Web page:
Dordrecht 1620-Dordrecht 1691
In the last 50 years, Cuyp has occupied an invidious position in the context of Dutch seventeenth-century painting because his very virtues have led him to be over-esteemed. He occupies a minor position in the development of painting in the seventeenth, century as he worked all his life in the relative isolation of his native Dordrecht. His earliest pictures are delightful essays in the manner of van Goyen, the major difference being that Cuyp preferred a slightly more cheerful palette and paid greater attention to detail. It is not quite clear what caused Cuyp to change his style so radically from his early manner, but it has been assumed to have been the influence of the newly fashionable Italian-style landscapes painted in Utrecht in the 1640s following the return of Jan Both from Italy. Cuyp, however, did not slavishly imitate; he soon evolved his own very special style. This frequently included the much-abused cows which he used as compositional props to frame his perfectly balanced distances, which are so often punctuated by the unfinished Gothic tower of the Grote Kerk at Dordrecht.
Cuyp responded to nature more than his detractors are prepared to admit, and a proportion of his pictures, contain no cows at all. The artist's interest in the depiction of atmosphere went a long way beyond a limp imitation, of Italian-type light-which of course he had never seen. This is best revealed in his seascapes. They usually depict rather square-looking boats becalmed. They have none of the elegance of those of Jan van de Cappelle, but they are made appealing by the fall of light. The result is a special feeling of calm which permeates almost all Cuyp's pictures; only occasionally is the calm disturbed by a hunter about to shoot a bird.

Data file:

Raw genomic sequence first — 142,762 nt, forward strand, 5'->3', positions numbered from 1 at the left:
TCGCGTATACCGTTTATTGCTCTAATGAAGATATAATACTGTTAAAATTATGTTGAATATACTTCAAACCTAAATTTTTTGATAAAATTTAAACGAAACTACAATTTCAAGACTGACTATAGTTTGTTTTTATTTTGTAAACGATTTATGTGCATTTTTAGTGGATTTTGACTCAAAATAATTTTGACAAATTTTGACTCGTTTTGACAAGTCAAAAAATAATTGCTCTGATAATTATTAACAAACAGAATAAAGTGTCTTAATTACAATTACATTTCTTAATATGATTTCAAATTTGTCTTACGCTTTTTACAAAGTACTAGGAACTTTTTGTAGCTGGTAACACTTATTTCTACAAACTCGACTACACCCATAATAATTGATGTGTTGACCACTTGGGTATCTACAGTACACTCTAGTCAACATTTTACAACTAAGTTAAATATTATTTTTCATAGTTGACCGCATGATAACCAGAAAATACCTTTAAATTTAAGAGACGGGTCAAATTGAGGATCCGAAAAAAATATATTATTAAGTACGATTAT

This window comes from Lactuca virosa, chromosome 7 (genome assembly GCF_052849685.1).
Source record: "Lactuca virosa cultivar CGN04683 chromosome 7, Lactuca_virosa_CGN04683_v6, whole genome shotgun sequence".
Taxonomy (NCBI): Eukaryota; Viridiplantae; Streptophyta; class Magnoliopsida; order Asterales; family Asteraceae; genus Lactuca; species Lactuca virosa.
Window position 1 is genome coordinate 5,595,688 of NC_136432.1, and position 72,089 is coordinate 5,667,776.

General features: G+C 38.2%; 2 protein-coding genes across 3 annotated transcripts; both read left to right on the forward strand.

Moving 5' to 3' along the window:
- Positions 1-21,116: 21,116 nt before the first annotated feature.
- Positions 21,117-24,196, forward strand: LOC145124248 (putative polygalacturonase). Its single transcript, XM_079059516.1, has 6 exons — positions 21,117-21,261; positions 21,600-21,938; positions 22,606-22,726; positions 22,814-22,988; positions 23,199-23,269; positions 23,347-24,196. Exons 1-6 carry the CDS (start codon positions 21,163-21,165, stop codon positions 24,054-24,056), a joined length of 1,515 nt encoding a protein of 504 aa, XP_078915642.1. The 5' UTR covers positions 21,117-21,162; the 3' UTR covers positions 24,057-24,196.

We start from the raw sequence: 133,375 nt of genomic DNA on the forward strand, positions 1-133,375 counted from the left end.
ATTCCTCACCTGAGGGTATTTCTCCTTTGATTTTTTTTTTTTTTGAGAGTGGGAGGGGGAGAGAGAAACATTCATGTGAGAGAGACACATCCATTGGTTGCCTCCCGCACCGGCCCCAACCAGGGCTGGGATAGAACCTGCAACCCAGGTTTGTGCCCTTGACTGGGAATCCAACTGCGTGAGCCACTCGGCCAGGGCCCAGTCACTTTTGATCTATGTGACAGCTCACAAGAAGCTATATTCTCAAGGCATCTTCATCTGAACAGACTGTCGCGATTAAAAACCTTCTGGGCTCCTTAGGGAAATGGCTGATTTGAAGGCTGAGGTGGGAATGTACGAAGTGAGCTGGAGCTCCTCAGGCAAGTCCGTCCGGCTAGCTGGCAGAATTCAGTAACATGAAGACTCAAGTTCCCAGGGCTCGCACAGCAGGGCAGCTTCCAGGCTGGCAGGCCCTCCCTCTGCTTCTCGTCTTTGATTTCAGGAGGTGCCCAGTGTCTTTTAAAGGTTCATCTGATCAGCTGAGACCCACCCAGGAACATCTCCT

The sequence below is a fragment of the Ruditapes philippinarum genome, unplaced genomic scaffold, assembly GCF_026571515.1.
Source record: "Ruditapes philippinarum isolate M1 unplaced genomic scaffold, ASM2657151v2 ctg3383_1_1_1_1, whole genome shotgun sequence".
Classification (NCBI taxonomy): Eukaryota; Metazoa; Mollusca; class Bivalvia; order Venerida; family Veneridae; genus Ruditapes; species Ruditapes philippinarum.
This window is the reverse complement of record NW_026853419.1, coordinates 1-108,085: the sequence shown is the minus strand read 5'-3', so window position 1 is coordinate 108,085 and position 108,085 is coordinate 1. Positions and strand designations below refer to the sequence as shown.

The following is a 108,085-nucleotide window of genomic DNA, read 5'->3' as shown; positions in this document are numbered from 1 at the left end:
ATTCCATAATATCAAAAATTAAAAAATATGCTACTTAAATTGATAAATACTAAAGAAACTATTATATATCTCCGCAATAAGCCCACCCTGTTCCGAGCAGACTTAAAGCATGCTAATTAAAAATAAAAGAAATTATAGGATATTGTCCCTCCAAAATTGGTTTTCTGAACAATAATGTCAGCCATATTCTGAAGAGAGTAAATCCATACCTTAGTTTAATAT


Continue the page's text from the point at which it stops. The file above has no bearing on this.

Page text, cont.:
As is so often found with painters who did not pursue an official career of academic success and royal or state patronage, details about the artist's life are scant indeed. He was the son of the Dordrecht portrait painter Jacob Gerritsz. Cuyp (1594–1652), and indeed a few portraits have been attributed to Aelbert himself. His life was probably uneventful and the most adventurous thing he ever did was to paint a few ducks and hens.
Cuyp could well be described as the archetypal provincial painter. He did not make the move to Amsterdam, and the only evidence that he left Dordrecht at all is the fact that his pictures sometimes take other places as their subject, for instance Nijmegen. It is sad that this humble and inscrutable man should have enjoyed such adulation in the eighteenth and nineteenth centuries and should have had such criticism heaped upon him in the twentieth.